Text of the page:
The White Sox clearly believe in Clarkin’s ceiling, so much so that they added him to the 40-man roster despite that he’s never pitched above High-A. A left-hander with a mix of three pitches that project to be MLB average is definitely valuable, and his relatively healthy 2017 showed increasing fastball velocity resulting in solid numbers. Despite the injuries, he’s not dramatically behind the age curve, and he will need to increase his innings load substantially in 2018 to continue down the starter path (to this end, he pitched in Fall Instructs after the regular season). He should be among the team’s top thirty prospects, albeit on the back end.

Basabe is a tough read at this point. Going into 2017, a few analysts felt he could make his way into some MLB top 100 prospect lists within a year. Instead, he scuffled badly, and battled some minor injuries. To call back to an earlier question, while 2018 isn’t exactly make or break for a 21-year-old who is now on the 40-man roster, he does have a lot to prove. The combination of tools in hit, speed and raw power have not diminished and still hint at that very high ceiling. But he will need to see some substantial translation to results on the field this coming season. In short I wouldn’t read a ton into his 2017 numbers, especially when he was nagged by injuries, but that statistical focus should come more into play in 2018.

Does Will Kincanon have a chance to move up in Sox Top 30 prospects next year? What’s his upside? –Luc McDowell (@lucmcd17 on Twitter)

What is the status of Victor Diaz and do you think he has any chance to figure in the Sox plans down the road? –SoxSteve on SoxTalk

I do love me some lesser-known relief prospects. It is rare for bullpen arms in the minors to be among the top thirty prospects in a deep system, because even if they are very good, their projected impact is smaller than that of starters or position players. Exceptions are usually reserved for elite arms like Zack Burdi and Thyago Vieira. That said, the former Indiana State Sycamore was given an over-slot bonus in the 11th round for a reason. Kincanon has a sinking fastball that runs low-to-mid-90’s and has touched 97, along with two offspeeds that various evaluators have seen as flashing above average looks. Because command and consistency are lacking, he probably won’t be a fast-mover, but his ceiling is that of a late inning major league reliever.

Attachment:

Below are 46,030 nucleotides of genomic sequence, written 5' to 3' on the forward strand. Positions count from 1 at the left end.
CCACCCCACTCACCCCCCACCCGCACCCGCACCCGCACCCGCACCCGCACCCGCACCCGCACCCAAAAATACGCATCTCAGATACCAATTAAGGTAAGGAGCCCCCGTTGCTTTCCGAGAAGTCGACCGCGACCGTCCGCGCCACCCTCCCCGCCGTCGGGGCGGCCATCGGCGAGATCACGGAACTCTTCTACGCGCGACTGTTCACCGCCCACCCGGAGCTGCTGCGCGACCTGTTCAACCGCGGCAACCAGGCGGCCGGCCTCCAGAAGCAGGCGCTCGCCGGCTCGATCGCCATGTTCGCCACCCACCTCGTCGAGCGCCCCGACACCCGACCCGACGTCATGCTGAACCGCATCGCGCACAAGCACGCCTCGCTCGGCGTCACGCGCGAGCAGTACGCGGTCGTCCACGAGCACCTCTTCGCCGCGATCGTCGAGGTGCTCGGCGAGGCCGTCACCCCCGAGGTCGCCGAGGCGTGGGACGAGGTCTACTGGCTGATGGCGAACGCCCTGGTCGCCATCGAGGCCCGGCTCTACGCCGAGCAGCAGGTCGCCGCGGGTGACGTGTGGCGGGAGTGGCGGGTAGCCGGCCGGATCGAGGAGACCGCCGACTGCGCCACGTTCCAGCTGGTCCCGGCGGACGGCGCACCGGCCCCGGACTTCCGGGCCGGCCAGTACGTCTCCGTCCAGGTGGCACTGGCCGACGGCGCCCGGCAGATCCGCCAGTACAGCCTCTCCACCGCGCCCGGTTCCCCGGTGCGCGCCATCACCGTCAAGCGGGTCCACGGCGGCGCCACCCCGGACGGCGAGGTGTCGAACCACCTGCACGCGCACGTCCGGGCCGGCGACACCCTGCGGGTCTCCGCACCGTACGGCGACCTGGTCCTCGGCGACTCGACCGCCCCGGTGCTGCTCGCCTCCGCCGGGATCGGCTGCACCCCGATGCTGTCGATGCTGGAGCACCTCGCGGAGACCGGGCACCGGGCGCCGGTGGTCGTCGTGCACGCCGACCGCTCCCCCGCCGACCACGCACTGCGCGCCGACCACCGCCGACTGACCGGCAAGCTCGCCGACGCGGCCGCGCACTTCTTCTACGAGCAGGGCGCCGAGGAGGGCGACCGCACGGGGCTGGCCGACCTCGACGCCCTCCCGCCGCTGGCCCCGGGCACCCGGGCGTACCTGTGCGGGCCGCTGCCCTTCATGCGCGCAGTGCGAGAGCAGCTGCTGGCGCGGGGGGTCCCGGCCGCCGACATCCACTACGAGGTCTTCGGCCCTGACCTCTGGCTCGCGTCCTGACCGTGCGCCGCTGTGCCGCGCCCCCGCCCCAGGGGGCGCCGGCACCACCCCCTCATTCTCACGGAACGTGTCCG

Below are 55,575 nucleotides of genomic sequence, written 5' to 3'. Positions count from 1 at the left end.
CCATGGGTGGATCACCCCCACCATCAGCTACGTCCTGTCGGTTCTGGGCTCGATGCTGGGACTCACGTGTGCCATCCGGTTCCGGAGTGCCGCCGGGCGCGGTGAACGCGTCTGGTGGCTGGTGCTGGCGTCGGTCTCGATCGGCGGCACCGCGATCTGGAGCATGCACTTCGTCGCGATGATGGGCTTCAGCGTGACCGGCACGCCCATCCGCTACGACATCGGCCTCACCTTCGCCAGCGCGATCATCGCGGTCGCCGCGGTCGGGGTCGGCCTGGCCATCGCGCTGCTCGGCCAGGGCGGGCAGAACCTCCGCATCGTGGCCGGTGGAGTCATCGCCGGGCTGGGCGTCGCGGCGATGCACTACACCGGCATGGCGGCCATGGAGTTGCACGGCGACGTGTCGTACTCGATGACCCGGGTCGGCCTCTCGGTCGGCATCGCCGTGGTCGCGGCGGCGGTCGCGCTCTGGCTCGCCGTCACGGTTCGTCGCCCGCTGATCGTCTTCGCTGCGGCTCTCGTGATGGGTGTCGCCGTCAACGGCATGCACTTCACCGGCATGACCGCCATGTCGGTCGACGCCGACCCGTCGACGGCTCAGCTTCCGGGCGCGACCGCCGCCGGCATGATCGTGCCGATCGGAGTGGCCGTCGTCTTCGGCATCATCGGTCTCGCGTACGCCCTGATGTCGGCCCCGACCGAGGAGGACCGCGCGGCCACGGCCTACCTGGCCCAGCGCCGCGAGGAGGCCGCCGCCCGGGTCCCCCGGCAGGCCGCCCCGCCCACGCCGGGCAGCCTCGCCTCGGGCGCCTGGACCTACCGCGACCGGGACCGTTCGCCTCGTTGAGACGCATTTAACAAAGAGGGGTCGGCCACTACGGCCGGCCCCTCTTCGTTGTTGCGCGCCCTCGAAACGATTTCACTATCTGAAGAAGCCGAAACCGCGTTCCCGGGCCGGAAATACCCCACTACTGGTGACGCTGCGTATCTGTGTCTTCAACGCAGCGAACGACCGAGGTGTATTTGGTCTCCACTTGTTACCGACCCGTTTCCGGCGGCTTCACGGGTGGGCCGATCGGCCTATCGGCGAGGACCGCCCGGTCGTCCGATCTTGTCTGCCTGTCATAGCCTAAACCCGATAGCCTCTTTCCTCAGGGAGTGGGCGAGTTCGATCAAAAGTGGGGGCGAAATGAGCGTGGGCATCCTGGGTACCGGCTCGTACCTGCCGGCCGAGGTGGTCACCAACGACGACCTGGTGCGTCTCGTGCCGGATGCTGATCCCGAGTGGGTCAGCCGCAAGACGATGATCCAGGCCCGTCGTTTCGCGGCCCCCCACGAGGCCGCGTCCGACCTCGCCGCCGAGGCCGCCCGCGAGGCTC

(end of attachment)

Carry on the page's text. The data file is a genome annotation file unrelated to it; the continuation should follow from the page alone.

And here’s another reliever, this one able to break triple digits. Diaz was ranked by some at the back end of the team’s top thirty prospects coming into 2017, but he battled shoulder soreness and other ailments throughout the year and pitched just 12 innings. There’s a lot of risk in the profile, but you never give up on that kind of velo and movement, so he’ll get his chance in 2018 to re-track himself.

Will Matt Cooper be back in 2018? –Donaldo on SoxTalk

On this one I’ll just say… keep an eye on this site in the next week or two for an update.

Do we have good coaches for developing guys in place? –Rich Fesi on Facebook

This was a sore point around the White Sox for years – a perceived lack of player development being a root cause of the team’s inability to “graduate” successful prospects. These complaints have nearly disappeared in the last couple years though, due in part to players like Tim Anderson succeeding in the majors, but also the overall improvement of talent on the farm. The Player Development side of the house has seen a lot of changes during the rebuild, including Chris Getz taking over that department from Nick Capra. Some of the roving instructions, managers and coaches have changed as well. Any of the old tropes can be thrown away, and the new staff certainly can’t complain about what they’ve been given to work with. The next two years will tell us a lot.

Is Eloy the besss, da besss, or some combination of the two? –witesoxfan on SoxTalk

You be the judge.

Thanks everyone for all the great questions. We should do this again sometime.